Nate and I met for the first time weight lifting during preseason by the indoor track at MIT in 2001. We lived in the same dorm that year and I remember helping him with his German homework. Over the next 3 years we trained together 2-3 hours a day for 8 months a year. My respect for and trust in Nate grew every day as he showed up early to practice, helped support the pole vault women at meets, helped me organize pole vaulter dim sum outings, and would offer to spot me while lifting. As time passed, our shared history grew along with our commitment to the pole vault team. Spending time together became so natural that we often ate dinner, played table tennis, and watched movies after practice.
After finshing undergrad, we continued to go to dim sum and see the occasional movie or art exhibit. When I defended my PhD in Nov 2007, the pole vault team showed up to support me and after I answered the last panel question, they took off their shirts to reveal: "Dr. Cat!" written on their chests... I couldn't have been more surprised or thrilled at this climax to my academic adventure.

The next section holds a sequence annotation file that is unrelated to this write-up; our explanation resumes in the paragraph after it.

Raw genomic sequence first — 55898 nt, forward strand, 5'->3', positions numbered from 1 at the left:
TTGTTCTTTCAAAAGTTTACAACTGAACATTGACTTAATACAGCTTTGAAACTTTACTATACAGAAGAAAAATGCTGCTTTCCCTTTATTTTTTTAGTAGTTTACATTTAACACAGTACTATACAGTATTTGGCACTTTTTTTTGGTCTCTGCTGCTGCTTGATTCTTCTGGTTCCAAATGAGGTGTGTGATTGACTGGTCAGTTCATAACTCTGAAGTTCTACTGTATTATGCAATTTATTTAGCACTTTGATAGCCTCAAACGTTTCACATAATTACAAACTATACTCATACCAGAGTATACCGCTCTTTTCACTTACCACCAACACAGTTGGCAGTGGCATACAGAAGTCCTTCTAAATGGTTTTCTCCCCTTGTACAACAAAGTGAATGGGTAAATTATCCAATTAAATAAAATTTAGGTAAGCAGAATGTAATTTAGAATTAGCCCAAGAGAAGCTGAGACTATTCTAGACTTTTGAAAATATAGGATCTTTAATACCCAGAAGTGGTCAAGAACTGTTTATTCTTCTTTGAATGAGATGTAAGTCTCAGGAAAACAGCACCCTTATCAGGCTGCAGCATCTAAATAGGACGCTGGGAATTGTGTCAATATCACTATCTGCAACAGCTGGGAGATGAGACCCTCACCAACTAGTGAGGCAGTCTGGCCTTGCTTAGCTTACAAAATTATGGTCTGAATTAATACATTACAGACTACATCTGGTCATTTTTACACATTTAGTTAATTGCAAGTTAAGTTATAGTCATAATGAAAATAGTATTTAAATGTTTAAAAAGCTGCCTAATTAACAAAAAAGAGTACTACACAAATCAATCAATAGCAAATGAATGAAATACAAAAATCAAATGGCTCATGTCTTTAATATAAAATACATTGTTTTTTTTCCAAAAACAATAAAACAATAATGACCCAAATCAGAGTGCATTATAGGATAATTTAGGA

After my PhD, I moved to Philly for work. Nate and I spoke on the phone every month or two sharing the new challenges and goals we were taking on in our lives. I always got off the phone feeling inspired and energized, wanting to run like mad through a park and jump around.
In November of 2009, Nate and I were simultaneously single for the first time since we met in 2001. In the past 8 years, we have seen each other at our best and worst in our respective relationships, and are incredibly thankful for all the experiences we have had individually. Although we had never discussed being in a relationship before, we knew that our trust and respect for each other guaranteed that our friendship would only be deepened through being vulnerable and open with each other.